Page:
• Develop an ethics of ecology, to grow in solidarity, responsibility and compassionate care, noting that laws alone will not curb bad conduct, but that the majority of members of society must be adequately motived to accept responsibility (210-11)…what we in Canada recognize as developing a stewardship ethic.
  • Engage families (213), political institutions, social groups and the Christian community (214)
  • This collective and collaborative effort needs to "promote a new way of thinking about human beings, life, society and our relationship with nature." (215)

Ecological conversion:
Religions offer profound motivations toward "a more passionate concern for the protection of our world." (216) Pope Francis highlights some of those motivations in this section. Personal change is essential but not enough. "Social problems must be addressed by community networks". (219)

Building on the references elsewhere in this document to the concept of “dominion over the earth”, Pope Francis here says, “We do not understand our superiority as a reason for personal glory or irresponsible dominion, but rather as a different capacity which, in its turn, entails a serious responsibility stemming from our faith." (220) “God created the world, writing into it an order and a dynamism that human beings have no right to ignore." (221)

Joy and peace:
Pope Francis makes an interesting use of the word "sobriety" to reference a more moderate lifestyle (described elegantly in 222-27), that moves us out of the throw-away culture. He notes that "happiness means knowing how to limit some needs which only diminish us, and being open to the many different possibilities which life can offer". (223) "We must regain the conviction that we need one another, that we have a shared responsibility for others and the world, and that being good and decent are worth it". (229)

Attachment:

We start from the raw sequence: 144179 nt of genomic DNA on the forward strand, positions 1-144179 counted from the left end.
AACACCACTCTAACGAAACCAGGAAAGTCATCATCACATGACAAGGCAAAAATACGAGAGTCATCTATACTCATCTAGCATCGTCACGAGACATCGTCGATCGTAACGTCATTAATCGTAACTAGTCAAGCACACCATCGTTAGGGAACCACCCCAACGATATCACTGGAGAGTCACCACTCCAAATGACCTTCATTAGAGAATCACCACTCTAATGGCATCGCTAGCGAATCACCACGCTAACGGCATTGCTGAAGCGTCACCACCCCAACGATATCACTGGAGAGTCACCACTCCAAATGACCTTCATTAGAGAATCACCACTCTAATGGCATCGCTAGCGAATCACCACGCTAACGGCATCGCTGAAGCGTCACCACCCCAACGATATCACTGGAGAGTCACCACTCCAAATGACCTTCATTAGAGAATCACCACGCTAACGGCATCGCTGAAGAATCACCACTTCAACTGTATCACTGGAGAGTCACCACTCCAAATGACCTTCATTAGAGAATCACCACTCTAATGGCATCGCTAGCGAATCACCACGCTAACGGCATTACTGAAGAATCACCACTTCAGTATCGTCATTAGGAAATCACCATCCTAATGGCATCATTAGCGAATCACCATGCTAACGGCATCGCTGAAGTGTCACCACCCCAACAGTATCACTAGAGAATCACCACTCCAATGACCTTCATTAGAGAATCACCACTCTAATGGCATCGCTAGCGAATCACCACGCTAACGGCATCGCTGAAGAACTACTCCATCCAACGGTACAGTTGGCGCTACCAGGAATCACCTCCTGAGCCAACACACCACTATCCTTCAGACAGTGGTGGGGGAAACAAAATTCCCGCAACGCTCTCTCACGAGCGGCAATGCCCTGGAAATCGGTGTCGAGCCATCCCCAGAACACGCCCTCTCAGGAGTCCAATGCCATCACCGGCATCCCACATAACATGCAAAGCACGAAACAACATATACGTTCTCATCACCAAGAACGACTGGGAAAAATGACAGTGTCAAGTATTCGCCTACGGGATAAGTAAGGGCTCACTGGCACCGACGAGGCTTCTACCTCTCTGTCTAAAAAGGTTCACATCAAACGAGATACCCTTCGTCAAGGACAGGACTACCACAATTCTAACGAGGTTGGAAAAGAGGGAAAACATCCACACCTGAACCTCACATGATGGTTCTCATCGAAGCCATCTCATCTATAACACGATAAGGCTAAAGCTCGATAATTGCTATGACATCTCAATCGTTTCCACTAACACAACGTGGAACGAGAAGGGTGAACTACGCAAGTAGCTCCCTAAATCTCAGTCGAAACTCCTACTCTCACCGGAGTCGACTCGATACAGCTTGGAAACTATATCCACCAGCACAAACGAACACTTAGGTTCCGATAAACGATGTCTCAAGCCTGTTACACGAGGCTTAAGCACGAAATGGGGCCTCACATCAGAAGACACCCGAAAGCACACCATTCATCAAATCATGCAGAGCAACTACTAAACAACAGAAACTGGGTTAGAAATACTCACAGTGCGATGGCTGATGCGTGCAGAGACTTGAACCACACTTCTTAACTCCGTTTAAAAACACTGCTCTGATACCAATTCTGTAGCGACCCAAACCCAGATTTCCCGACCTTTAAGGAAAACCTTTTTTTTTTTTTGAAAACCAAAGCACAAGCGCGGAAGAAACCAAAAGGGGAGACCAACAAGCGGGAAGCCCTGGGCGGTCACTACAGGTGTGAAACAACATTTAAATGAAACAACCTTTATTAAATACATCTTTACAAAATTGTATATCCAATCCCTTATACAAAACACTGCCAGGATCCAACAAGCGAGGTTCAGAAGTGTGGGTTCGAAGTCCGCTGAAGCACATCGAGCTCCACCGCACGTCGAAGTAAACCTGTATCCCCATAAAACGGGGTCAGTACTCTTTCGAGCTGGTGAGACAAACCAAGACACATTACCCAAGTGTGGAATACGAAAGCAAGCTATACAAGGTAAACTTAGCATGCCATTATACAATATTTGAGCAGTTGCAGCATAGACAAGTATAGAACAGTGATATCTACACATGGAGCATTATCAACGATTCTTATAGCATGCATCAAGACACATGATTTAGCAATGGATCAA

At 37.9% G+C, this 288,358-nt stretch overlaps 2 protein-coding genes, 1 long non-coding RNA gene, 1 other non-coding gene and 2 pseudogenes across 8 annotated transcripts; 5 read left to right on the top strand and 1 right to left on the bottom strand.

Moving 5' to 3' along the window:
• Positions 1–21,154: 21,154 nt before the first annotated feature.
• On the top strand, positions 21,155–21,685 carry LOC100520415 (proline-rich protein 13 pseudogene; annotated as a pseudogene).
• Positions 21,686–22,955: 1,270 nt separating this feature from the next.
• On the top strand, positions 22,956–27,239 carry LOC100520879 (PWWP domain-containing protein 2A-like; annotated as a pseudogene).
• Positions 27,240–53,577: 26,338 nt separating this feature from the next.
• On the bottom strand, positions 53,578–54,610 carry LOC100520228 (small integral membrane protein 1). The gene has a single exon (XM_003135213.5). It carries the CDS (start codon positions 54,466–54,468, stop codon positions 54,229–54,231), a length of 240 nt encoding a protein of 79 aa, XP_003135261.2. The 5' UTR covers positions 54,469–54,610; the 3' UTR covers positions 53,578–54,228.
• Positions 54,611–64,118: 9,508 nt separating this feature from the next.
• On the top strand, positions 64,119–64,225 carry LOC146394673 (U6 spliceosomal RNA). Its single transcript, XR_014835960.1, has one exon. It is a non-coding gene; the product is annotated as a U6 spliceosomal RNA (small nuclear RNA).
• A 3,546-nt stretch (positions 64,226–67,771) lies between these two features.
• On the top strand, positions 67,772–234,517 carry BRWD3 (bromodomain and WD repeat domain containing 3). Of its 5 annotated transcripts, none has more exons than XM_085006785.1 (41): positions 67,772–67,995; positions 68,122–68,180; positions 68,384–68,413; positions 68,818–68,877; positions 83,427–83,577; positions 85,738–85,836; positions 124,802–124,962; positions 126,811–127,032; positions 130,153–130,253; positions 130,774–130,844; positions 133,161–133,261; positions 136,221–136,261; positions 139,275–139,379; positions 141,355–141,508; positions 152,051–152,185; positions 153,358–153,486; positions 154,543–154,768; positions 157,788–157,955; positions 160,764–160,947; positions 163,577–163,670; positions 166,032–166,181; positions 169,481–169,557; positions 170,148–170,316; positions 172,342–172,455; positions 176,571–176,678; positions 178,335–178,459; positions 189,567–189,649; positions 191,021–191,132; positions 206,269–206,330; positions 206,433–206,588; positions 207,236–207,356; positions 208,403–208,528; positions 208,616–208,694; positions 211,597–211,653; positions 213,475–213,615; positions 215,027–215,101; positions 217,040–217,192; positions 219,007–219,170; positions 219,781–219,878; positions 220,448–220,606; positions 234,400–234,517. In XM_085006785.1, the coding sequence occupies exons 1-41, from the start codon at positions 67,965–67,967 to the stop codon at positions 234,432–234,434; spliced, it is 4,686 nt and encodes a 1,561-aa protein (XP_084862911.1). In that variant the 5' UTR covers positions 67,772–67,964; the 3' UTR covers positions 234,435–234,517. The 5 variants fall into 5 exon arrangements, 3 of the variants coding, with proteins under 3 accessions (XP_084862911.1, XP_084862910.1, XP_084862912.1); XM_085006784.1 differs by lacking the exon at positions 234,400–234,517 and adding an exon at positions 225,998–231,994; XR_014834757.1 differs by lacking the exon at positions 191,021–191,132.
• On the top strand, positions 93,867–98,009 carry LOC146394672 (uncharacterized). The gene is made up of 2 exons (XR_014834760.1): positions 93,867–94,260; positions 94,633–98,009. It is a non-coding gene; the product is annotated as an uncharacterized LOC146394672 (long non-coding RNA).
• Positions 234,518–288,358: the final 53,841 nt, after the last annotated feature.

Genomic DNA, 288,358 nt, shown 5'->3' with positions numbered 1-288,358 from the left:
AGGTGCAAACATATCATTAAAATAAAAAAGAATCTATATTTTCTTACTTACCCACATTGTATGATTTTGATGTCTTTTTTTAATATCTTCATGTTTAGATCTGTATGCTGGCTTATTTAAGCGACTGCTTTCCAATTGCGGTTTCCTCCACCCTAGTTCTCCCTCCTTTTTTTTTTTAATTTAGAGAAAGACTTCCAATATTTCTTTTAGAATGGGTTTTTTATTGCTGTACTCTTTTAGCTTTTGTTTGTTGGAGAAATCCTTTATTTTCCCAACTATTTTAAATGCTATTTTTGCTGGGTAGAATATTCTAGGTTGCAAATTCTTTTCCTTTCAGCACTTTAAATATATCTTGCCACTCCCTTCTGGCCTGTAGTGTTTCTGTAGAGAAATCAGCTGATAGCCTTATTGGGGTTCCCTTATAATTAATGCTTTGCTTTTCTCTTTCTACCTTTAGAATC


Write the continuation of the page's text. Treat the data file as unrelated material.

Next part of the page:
Civic and political love:
This section in particular describes the Canadian stewardship movement. "An integral ecology is also made up of simple daily gestures which break with the logic of violence, exploitation and selfishness". (230) In the civic and political context, "love for society and commitment to the common good are outstanding expressions” of charity (231). He gives credit to the many stewardship organizations that intervene in the favour of the common good by preserving the natural and urban environments. In my interpretation of this section, Pope Francis is imagining a future that is already well initiated by the Canadian stewardship movement. The leaders that have an interest in implementing the Laudato Si' encyclical need to study the development and progress of Canada's stewardship movement and research its current status. What is needed to ramp up this slowly growing sector of citizens?

Sacramental signs and celebration of rest:
God is encountered in the contemplation of creation and Pope Francis, in this section and the remainder of this chapter, highlights the relevance of the Church’s symbolism and rituals to teaching and motivating people to protect the world.

The encyclical ends with two prayers: A prayer for our earth and A Christian prayer in union with creation (246).

A closing observation from one ecologist:
Some ecologists who have thoughtfully considered their science as well as explored the supportive religious (all religions, not just Christian ones) principles and teachings, have approached the idea that what religions call God may indeed be considered to be the complete, complex biosphere. Its complex inter-relationships and systems result in the realities that science (particularly ecologists and social scientists) and religions have been working to document for generations. Pope Francis makes frequent reference to these realities and the related religious teaching or rules. The final section of the encyclical reinforces this ecological perspective.